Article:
Ecological impacts of dams, water diversions and river management on floodplain wetlands in Australia

Ecological impacts of dams, water diversions and river management on floodplain wetlands in... Australian floodplain wetlands are sites of high biodiversity that depend on flows from rivers. Dams, diversions and river management have reduced flooding to these wetlands, altering their ecology, and causing the death or poor health of aquatic biota. Four floodplain wetlands (Barmah‐Millewa Forest and Moira Marshes, Chowilla floodplain, Macquarie Marshes, Gwydir wetlands) illustrate these effects with successional changes in aquatic vegetation, reduced vegetation health, declining numbers of water‐birds and nesting, and declining native fish and invertebrate populations. These effects are likely to be widespread as Australia has at least 446 large dams (>10 m crest height) storing 8.8 × 107 ML (106 L) of water, much of which is diverted upstream of floodplain wetlands. More than 50% of floodplain wetlands on developed rivers may no longer flood. Of all of the river basins in Australia, the Murray‐Darling Basin is most affected with dams which can store 103% of annual runoff and 87% of divertible water extracted (1983–84 data). Some floodplain wetlands are now permanent storages. This has changed their biota from one tolerant of a variable flooding regime, to one that withstands permanent flooding. Plans exist to build dams to divert water from many rivers, mainly for irrigation. These plans seldom adequately model subsequent ecological and hydrological impacts to floodplain wetlands. To avoid further loss of wetlands, an improved understanding of the interaction between river flows and floodplain ecology, and investigations into ecological impacts of management practices, is essential. http://www.deepdyve.com/assets/images/DeepDyve-Logo-lg.png Austral Ecology Wiley

Ecological impacts of dams, water diversions and river management on floodplain wetlands in Australia

Austral Ecology, Volume 25 (2) – Jan 1, 2000

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Publisher
Wiley
Copyright
Copyright © 2000 Wiley Subscription Services
ISSN
1442-9985
eISSN
1442-9993
D.O.I.
10.1046/j.1442-9993.2000.01036.x
Publisher site
See Article on Publisher Site

Abstract

Australian floodplain wetlands are sites of high biodiversity that depend on flows from rivers. Dams, diversions and river management have reduced flooding to these wetlands, altering their ecology, and causing the death or poor health of aquatic biota. Four floodplain wetlands (Barmah‐Millewa Forest and Moira Marshes, Chowilla floodplain, Macquarie Marshes, Gwydir wetlands) illustrate these effects with successional changes in aquatic vegetation, reduced vegetation health, declining numbers of water‐birds and nesting, and declining native fish and invertebrate populations. These effects are likely to be widespread as Australia has at least 446 large dams (>10 m crest height) storing 8.8 × 107 ML (106 L) of water, much of which is diverted upstream of floodplain wetlands. More than 50% of floodplain wetlands on developed rivers may no longer flood. Of all of the river basins in Australia, the Murray‐Darling Basin is most affected with dams which can store 103% of annual runoff and 87% of divertible water extracted (1983–84 data). Some floodplain wetlands are now permanent storages. This has changed their biota from one tolerant of a variable flooding regime, to one that withstands permanent flooding. Plans exist to build dams to divert water from many rivers, mainly for irrigation. These plans seldom adequately model subsequent ecological and hydrological impacts to floodplain wetlands. To avoid further loss of wetlands, an improved understanding of the interaction between river flows and floodplain ecology, and investigations into ecological impacts of management practices, is essential.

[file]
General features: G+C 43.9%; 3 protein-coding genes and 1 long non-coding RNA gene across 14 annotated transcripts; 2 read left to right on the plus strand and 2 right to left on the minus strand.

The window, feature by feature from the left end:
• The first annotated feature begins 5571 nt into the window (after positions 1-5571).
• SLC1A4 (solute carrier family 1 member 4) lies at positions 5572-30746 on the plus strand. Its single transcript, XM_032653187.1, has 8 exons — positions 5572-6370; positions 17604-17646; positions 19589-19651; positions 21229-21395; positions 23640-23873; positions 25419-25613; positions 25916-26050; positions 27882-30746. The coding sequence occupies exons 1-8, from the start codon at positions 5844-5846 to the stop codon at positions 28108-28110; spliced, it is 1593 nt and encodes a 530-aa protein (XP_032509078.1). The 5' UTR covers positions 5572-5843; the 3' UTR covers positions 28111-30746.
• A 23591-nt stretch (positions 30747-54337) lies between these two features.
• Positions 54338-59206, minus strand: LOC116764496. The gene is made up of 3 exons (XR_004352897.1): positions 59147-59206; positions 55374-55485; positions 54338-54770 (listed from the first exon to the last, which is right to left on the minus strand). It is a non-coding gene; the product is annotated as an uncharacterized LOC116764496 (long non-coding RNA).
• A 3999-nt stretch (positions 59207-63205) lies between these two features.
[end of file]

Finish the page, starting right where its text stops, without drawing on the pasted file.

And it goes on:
Journal

Austral EcologyWiley

Published: Jan 1, 2000

Keywords: ; ; ; ; ; ; ; ;

References

  • Microbial consortia in wetland sediments: a biomarker analysis of the effects of hydrological regime, vegetation, and season on benthic microbes.
    Boon, P. I.; Virtue, P.; Nichols, P. D.
  • Modelling the influence of River Murray management on the Barmah river red gum forests.
    Bren, L. J.
  • Dry matter and nutrient loss from decomposing Vallisneria spiralis L.
    Briggs, S. V.; Maher, M. T.; Tongway, D. S.
  • Changes in the vegetation of the river red gum forest at Barmah, Victoria.
    Chesterfield, E. A.

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